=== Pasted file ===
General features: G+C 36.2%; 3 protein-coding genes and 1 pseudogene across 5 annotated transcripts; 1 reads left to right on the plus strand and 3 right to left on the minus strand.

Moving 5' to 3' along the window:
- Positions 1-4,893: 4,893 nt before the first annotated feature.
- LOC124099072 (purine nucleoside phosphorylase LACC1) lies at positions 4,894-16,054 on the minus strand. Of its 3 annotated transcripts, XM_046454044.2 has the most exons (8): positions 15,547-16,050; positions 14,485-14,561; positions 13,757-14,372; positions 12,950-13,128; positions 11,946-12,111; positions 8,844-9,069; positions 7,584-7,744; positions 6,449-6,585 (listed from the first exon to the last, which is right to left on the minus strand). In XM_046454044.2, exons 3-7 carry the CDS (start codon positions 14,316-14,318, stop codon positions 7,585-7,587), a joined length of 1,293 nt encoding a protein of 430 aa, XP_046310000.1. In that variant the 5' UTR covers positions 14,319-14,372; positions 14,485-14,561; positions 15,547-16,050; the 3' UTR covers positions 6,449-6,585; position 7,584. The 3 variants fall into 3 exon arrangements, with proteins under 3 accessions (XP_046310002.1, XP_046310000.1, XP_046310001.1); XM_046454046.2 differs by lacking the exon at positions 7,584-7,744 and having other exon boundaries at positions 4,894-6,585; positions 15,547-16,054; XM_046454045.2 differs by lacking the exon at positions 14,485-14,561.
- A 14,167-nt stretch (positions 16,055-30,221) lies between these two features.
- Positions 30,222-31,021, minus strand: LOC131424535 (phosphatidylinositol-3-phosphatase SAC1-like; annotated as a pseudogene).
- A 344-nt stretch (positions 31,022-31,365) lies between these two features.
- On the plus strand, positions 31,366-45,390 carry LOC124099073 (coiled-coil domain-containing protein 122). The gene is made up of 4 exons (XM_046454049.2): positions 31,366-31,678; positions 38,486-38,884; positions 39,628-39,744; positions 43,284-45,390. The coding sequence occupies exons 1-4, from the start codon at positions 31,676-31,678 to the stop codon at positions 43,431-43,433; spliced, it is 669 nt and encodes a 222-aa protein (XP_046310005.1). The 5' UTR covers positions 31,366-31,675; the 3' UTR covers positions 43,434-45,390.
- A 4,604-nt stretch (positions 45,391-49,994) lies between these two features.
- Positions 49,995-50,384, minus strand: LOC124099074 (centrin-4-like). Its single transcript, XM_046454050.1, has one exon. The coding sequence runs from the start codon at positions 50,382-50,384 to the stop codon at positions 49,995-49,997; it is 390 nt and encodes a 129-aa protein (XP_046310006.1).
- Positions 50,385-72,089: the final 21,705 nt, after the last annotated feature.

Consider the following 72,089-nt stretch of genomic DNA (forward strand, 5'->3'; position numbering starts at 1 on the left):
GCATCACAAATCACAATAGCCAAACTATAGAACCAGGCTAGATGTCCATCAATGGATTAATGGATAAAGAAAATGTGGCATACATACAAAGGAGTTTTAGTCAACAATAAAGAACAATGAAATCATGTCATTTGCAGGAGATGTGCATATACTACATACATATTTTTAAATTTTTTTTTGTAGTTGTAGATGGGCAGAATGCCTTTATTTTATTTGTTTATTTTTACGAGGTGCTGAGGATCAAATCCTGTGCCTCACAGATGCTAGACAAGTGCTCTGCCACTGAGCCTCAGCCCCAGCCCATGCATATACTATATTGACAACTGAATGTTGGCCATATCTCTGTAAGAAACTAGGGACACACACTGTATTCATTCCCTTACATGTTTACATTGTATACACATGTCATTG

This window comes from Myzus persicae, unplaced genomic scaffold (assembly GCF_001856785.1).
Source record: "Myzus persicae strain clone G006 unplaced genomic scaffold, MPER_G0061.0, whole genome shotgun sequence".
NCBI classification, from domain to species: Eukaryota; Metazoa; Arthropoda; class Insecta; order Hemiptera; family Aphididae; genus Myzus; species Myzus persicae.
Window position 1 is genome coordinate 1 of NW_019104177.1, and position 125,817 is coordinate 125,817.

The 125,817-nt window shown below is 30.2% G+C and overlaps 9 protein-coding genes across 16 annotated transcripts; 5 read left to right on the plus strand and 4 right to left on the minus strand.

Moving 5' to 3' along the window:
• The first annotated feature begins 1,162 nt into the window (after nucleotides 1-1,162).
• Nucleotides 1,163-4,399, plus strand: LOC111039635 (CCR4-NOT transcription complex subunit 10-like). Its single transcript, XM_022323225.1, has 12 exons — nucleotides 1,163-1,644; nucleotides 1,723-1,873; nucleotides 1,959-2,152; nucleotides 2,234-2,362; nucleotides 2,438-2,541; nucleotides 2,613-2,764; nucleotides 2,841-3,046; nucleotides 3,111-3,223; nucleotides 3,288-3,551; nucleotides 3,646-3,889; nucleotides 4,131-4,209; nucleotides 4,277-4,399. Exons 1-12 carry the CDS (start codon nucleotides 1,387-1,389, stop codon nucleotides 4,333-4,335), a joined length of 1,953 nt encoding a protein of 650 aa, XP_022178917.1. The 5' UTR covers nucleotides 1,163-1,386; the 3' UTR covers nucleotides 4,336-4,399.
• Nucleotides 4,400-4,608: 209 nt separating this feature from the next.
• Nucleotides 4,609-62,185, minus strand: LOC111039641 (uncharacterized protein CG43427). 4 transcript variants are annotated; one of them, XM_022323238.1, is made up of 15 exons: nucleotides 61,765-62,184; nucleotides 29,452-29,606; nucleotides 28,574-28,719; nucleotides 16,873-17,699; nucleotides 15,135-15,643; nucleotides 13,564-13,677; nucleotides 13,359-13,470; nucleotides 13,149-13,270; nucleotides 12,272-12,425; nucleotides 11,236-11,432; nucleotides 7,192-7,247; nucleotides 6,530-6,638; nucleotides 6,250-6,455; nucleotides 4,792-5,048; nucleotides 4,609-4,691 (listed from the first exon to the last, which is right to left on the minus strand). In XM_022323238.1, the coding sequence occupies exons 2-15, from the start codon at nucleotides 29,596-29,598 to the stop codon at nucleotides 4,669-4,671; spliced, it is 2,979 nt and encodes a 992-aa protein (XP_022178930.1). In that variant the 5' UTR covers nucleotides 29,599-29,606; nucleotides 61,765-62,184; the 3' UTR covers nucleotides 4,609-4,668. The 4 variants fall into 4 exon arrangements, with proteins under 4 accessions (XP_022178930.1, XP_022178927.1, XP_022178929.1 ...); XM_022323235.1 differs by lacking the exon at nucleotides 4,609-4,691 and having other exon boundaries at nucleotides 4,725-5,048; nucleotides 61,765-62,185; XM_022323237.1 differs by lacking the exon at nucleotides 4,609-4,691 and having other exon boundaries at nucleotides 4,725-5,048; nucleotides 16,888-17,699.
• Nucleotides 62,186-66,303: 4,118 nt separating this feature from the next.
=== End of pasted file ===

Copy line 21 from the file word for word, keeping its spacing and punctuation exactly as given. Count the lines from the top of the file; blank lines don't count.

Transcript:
• Nucleotides 1,163-4,399, plus strand: LOC111039635 (CCR4-NOT transcription complex subunit 10-like). Its single transcript, XM_022323225.1, has 12 exons — nucleotides 1,163-1,644; nucleotides 1,723-1,873; nucleotides 1,959-2,152; nucleotides 2,234-2,362; nucleotides 2,438-2,541; nucleotides 2,613-2,764; nucleotides 2,841-3,046; nucleotides 3,111-3,223; nucleotides 3,288-3,551; nucleotides 3,646-3,889; nucleotides 4,131-4,209; nucleotides 4,277-4,399. Exons 1-12 carry the CDS (start codon nucleotides 1,387-1,389, stop codon nucleotides 4,333-4,335), a joined length of 1,953 nt encoding a protein of 650 aa, XP_022178917.1. The 5' UTR covers nucleotides 1,163-1,386; the 3' UTR covers nucleotides 4,336-4,399.